Research teams from UCD, NUI Galway, Maynooth University and RCSI will compete to address challenges in countries where Irish Aid works.
Seven teams have been shortlisted to compete in a Science Foundation Ireland (SFI) research challenge focused on developing tech innovations to address the UN Sustainable Development Goals (SDGs).
The announcement was made today (11 April) by Minister for Further and Higher Education, Research, Innovation and Science Simon Harris, TD, and Minister for Overseas Aid and Diaspora Colm Brophy, TD.
The seven teams will receive a total of €2.47m in funding for projects that could contribute to the UN’s SDG programme, which aims to tackle issues surrounding poverty, world hunger, access to clean water, climate action, sustainable land use and more.
The teams from around Ireland will compete for a top prize of €1m to help advance their project to deployment.
The specific focus of this SFI programme – which was first announced last July – is to address challenges in countries where Irish Aid works. The seven projects represent international collaborations between research institutes in Ireland and four Irish Aid countries, which are Malawi, Uganda, South Africa and Vietnam.
“SFI’s challenge funding programmes seek to support Ireland’s best and brightest, to develop novel, potentially disruptive, technologies to address significant societal challenges,” Harris said. “Today it is about addressing development challenges under the UN SDGs in Irish Aid’s partner countries.”
SFI is looking to tackle a range of societal problems through challenge-based funding. In February, it shortlisted 10 research teams to develop solutions to key challenges for use across the Irish Defence Forces.
The shortlisted projects in the SDG challenge focus on a variety of issues such as improving surgical training through data science, treatments for vision loss, care pathways for back pain, diagnosis of pneumonia and addressing water sanitation.
“Having this level of talent compete in the SDG challenge bodes well for the future of scientific research and I look forward to seeing the different solutions that develop throughout the programme,” SFI director general Prof Philip Nolan said.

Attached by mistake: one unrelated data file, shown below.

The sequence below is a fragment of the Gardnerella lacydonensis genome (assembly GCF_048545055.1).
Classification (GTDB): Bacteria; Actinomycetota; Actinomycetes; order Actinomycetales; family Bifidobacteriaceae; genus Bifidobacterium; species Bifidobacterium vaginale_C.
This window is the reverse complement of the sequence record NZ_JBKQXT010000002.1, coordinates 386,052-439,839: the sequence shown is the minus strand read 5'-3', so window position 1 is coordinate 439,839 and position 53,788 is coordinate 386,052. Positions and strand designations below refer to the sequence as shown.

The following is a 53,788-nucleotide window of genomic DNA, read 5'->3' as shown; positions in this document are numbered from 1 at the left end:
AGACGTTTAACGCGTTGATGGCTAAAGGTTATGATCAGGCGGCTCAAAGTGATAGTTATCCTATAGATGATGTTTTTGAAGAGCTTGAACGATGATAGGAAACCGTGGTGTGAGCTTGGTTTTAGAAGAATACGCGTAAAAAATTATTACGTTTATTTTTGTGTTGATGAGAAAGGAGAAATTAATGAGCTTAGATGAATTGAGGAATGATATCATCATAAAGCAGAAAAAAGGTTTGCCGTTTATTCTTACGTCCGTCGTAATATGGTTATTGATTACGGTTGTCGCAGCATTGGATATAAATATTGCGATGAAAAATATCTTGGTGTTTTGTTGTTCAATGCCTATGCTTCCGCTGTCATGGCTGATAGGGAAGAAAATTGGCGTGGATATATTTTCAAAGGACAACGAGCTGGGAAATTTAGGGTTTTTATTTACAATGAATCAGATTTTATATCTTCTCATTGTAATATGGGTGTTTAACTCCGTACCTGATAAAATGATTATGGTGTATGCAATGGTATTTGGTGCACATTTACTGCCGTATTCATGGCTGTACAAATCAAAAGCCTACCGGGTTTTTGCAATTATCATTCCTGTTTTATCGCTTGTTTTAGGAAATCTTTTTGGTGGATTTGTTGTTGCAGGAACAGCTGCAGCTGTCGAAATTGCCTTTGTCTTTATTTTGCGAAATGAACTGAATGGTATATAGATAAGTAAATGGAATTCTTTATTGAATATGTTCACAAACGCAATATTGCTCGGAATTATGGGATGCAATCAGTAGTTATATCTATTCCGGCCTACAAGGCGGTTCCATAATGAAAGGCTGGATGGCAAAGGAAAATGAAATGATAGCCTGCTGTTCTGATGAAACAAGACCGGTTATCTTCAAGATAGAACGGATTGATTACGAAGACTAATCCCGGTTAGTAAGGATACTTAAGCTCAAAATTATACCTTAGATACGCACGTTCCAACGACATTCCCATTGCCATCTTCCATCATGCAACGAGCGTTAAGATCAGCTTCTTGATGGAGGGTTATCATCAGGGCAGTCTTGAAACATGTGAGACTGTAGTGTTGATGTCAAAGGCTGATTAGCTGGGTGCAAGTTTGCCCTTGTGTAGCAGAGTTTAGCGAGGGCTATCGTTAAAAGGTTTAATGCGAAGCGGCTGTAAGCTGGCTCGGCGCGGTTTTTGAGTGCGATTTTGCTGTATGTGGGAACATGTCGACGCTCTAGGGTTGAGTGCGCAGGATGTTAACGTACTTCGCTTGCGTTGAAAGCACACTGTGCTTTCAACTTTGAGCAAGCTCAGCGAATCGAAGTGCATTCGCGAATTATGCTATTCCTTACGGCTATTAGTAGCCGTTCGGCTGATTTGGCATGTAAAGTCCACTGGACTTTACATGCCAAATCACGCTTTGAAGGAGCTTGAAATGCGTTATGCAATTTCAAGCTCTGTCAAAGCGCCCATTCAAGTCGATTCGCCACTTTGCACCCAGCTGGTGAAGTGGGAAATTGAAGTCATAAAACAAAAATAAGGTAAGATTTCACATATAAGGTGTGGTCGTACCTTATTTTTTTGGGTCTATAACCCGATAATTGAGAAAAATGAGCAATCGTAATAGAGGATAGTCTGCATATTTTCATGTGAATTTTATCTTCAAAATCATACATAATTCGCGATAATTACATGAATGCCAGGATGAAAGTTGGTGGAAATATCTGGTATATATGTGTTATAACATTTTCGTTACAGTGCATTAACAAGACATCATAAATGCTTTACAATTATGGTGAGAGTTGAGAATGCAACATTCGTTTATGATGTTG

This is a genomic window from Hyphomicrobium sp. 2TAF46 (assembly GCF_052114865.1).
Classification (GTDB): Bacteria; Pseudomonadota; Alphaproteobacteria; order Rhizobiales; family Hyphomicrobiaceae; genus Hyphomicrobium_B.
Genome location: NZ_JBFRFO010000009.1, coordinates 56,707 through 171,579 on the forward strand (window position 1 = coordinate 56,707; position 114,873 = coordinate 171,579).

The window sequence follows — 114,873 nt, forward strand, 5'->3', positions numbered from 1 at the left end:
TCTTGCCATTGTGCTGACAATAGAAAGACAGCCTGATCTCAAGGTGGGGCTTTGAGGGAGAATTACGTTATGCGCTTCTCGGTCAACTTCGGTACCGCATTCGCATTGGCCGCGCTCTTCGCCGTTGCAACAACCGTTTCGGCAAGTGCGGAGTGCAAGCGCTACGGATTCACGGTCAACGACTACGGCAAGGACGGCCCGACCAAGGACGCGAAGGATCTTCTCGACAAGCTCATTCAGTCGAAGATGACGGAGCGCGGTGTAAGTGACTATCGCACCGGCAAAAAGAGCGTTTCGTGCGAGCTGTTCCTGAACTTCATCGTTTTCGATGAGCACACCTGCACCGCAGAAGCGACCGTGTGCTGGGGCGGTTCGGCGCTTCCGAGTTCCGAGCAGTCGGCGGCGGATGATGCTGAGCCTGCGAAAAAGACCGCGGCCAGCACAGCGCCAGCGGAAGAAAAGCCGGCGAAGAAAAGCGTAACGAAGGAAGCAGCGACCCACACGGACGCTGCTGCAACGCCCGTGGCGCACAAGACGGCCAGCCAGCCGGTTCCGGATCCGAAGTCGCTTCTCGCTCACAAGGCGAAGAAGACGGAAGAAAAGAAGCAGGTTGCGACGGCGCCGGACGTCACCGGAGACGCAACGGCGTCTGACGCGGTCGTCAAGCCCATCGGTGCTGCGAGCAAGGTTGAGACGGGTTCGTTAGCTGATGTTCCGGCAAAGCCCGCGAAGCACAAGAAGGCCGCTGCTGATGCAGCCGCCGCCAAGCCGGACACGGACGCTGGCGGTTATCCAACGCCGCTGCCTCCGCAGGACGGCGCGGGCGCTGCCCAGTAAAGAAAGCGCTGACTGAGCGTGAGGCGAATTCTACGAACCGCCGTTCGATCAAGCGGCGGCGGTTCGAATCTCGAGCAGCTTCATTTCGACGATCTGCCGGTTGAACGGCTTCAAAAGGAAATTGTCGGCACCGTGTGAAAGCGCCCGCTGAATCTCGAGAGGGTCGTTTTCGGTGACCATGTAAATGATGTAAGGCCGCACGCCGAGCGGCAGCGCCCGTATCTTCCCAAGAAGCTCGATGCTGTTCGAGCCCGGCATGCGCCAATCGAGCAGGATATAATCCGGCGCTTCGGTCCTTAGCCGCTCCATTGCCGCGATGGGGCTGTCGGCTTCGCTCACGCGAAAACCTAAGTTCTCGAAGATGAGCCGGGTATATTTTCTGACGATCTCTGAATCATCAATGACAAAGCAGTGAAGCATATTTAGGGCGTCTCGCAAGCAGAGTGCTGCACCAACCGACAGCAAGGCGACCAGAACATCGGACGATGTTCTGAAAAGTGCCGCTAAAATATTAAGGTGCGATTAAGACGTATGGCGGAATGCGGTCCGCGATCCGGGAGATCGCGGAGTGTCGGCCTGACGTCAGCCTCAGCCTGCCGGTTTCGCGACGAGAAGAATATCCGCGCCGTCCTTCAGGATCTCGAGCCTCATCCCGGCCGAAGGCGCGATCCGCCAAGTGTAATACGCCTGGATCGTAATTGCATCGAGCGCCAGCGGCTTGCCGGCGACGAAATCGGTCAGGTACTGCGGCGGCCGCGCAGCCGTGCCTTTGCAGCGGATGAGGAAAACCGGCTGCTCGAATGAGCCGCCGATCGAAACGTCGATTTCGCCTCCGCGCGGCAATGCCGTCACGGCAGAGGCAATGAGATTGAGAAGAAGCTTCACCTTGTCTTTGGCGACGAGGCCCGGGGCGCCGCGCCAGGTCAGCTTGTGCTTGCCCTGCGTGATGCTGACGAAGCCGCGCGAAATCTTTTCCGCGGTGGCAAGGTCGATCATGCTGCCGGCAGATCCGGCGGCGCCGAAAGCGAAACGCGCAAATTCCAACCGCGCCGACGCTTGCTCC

University College Dublin
Three teams from University College Dublin (UCD) have been shortlisted for the challenge.
The first project, called Backtrack, will look at reducing the burden of low-back pain using technology-enabled care pathways. It is led by Dr Cliona O’Sullivan, with support from UCD’s Prof Brian Caulfield and Prof Jerome Kabakyenga from Mbarara University of Science and Technology in Uganda.
The second team, Biotope, aims to reduce childhood mortality through the improved diagnosis of pneumonia. It is led by Dr Joe Gallagher, with Dr Chris Watson from UCD and Queen’s University Belfast and Dr Balwani Mbakaya from Mzuzu University in Malawi.
UCD’s final team, SolarClean, will look at providing access to safe, clean water using sustainable solar technologies. It is led by Dr Demetra Achilleos, with Prof Séamus Fanning from UCD and Prof Pieter Gouws from Stellenbosch University in South Africa.
Two teams were shortlisted from NUI Galway. Floating Treatment Wetland, led by Prof Piet Lens, will look at a nature-based water treatment to reduce health risks from diffuse pollution. The team’s co-lead is Dr Bui Xuan Thanh from Ho Chi Minh City University of Technology in Vietnam.
The second team is called SightSave, which will focus on preventing vision loss due to retinal diseases. It is led by Dr Cormac Flynn, with co-leads Dr Joanne O’Dwyer from Galway and Dr Daemon McClunan from the University of Cape Town in South Africa.
The Neosepsis team from Maynooth aims to reduce neonatal and maternal mortality through the rapid detection of sepsis in resource-limited environments. The team is led by Prof Sean Doyle and is co-led by Dr Nicola Mountford from Maynooth and Dr Peter Waiswa from Uganda’s Makerere University.
A team from the Royal College of Surgeons in Ireland (RCSI) University of Medicine and Health Sciences will investigate scaling surgical training using data science. The team – called Surgical Data Science – is led by Dr Debbi Stanistreet and co-led by Dr Wakisa Mulwafu from Kamuzu University of Health Sciences in Malawi.
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